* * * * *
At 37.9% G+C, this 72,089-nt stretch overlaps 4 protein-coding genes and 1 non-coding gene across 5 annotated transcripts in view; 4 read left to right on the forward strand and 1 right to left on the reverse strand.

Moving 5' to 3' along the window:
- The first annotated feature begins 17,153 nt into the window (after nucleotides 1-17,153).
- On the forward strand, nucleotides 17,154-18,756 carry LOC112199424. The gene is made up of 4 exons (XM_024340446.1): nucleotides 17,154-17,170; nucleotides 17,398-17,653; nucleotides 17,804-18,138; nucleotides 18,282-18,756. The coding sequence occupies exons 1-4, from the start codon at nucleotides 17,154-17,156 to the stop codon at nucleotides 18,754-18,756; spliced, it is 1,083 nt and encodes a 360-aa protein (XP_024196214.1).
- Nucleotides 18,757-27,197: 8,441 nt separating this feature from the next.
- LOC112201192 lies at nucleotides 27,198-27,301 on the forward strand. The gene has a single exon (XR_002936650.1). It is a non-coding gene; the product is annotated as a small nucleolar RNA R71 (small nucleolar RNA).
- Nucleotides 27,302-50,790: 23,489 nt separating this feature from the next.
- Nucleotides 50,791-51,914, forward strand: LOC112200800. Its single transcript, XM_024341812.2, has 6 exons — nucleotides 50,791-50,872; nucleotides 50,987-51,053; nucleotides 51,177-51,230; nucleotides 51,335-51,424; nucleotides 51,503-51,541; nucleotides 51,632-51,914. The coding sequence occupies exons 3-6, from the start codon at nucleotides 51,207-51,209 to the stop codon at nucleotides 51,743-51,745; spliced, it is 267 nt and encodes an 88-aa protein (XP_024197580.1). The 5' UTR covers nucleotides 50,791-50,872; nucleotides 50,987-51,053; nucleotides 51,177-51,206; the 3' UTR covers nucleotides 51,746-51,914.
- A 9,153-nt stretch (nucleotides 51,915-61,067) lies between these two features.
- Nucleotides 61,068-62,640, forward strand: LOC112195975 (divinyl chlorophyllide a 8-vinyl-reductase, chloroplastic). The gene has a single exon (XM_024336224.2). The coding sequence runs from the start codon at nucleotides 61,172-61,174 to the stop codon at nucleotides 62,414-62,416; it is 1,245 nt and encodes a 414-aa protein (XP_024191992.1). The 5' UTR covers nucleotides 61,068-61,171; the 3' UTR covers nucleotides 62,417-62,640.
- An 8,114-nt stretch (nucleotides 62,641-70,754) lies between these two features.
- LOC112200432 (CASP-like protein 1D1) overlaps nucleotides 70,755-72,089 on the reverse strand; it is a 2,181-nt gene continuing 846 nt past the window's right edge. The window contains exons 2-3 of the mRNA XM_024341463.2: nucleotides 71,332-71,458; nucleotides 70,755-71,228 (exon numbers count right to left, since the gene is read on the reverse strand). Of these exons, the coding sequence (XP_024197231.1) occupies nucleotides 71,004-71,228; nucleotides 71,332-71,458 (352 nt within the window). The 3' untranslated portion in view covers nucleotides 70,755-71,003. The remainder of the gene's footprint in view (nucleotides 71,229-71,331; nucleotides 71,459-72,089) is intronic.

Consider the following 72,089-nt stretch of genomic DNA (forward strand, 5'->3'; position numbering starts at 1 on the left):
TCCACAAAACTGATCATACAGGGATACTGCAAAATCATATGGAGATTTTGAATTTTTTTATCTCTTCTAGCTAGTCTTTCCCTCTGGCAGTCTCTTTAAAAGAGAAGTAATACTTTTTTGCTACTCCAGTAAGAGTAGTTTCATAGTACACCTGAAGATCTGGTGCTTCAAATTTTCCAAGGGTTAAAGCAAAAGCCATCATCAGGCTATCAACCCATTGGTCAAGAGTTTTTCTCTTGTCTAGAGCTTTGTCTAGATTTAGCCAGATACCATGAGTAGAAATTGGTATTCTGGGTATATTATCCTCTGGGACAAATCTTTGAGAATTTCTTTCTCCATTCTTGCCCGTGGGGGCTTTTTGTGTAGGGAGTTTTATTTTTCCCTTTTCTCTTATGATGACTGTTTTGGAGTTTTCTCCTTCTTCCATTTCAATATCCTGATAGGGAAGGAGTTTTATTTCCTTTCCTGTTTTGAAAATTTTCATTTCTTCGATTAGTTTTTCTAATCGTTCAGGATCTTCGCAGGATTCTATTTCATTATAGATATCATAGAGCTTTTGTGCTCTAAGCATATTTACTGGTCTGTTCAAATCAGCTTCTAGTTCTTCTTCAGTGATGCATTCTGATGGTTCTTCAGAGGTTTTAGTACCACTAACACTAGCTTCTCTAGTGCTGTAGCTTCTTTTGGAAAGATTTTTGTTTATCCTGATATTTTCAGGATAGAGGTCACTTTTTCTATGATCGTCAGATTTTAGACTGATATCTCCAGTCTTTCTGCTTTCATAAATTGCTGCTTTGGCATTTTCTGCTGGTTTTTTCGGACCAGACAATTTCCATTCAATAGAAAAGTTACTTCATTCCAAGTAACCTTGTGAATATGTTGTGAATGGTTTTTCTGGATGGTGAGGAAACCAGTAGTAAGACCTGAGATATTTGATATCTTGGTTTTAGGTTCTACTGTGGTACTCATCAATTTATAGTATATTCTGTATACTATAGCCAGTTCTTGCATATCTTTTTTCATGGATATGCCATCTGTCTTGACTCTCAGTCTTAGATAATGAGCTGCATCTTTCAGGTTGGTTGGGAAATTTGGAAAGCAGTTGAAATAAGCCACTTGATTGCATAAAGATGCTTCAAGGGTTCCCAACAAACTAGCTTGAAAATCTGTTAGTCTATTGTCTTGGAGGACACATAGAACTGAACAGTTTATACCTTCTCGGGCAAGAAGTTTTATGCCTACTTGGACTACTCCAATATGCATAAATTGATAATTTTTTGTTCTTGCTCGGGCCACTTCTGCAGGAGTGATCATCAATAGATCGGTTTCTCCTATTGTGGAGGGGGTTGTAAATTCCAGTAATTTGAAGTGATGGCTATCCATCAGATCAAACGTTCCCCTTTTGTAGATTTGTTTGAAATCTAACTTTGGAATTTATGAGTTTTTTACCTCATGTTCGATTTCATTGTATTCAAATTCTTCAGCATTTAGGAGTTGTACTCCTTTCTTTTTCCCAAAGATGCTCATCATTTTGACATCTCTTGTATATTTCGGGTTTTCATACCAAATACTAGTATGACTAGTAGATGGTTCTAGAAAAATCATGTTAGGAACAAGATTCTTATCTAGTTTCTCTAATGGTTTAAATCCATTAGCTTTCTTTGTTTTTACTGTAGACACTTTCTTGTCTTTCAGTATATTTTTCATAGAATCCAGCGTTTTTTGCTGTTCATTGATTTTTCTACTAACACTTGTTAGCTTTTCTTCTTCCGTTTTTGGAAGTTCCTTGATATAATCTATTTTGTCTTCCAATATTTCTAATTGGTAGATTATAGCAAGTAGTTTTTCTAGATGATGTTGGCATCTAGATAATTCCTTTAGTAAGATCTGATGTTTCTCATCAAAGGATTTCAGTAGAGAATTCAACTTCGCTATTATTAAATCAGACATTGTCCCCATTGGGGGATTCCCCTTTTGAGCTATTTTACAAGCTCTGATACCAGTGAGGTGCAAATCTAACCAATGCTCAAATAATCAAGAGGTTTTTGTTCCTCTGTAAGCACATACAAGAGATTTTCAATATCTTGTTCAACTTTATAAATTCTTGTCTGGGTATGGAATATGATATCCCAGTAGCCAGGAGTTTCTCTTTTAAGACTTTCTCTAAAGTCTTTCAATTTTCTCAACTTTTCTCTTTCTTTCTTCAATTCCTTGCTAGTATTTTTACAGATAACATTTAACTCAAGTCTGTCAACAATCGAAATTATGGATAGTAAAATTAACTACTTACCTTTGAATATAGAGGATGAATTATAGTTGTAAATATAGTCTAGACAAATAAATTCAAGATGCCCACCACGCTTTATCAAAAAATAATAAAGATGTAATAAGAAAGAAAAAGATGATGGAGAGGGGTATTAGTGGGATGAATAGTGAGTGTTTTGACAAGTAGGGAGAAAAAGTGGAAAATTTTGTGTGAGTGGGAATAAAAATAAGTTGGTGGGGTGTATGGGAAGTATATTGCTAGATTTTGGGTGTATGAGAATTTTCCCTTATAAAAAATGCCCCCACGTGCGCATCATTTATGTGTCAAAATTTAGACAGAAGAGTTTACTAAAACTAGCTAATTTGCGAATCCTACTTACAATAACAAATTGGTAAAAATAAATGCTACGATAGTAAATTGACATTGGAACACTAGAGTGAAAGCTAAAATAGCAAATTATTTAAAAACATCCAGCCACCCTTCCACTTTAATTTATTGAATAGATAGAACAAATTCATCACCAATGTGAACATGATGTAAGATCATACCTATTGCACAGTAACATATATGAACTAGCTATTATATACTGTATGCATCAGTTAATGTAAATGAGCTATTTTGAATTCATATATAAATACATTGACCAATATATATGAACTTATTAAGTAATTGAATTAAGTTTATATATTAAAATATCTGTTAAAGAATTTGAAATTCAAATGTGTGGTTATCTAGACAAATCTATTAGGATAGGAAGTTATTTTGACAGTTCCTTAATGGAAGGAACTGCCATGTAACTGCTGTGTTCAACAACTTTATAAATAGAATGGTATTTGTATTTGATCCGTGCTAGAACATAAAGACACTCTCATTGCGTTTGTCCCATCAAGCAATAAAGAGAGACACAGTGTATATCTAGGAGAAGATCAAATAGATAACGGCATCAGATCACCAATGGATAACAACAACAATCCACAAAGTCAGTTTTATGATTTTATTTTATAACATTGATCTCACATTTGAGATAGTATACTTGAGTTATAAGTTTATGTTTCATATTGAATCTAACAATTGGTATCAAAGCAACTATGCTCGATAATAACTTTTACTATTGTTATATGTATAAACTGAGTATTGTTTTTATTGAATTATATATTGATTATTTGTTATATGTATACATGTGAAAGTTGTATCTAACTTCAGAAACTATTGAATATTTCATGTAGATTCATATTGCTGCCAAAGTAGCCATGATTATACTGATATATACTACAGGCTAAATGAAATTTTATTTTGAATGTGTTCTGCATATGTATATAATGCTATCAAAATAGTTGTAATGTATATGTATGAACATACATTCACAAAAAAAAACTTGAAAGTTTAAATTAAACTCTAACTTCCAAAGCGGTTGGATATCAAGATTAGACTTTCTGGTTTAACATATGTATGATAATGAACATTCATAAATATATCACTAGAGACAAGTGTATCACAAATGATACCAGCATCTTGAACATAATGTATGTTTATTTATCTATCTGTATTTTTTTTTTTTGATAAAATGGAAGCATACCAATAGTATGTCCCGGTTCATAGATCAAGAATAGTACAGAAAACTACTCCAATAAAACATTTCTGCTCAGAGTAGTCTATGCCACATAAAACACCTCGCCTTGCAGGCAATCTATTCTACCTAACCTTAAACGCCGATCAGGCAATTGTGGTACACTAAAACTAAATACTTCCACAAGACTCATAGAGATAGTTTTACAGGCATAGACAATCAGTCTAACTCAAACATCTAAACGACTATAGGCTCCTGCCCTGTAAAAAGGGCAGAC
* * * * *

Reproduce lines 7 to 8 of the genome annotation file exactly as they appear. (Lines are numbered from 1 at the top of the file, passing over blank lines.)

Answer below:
- Nucleotides 27,302-50,790: 23,489 nt separating this feature from the next.
- Nucleotides 50,791-51,914, forward strand: LOC112200800. Its single transcript, XM_024341812.2, has 6 exons — nucleotides 50,791-50,872; nucleotides 50,987-51,053; nucleotides 51,177-51,230; nucleotides 51,335-51,424; nucleotides 51,503-51,541; nucleotides 51,632-51,914. The coding sequence occupies exons 3-6, from the start codon at nucleotides 51,207-51,209 to the stop codon at nucleotides 51,743-51,745; spliced, it is 267 nt and encodes an 88-aa protein (XP_024197580.1). The 5' UTR covers nucleotides 50,791-50,872; nucleotides 50,987-51,053; nucleotides 51,177-51,206; the 3' UTR covers nucleotides 51,746-51,914.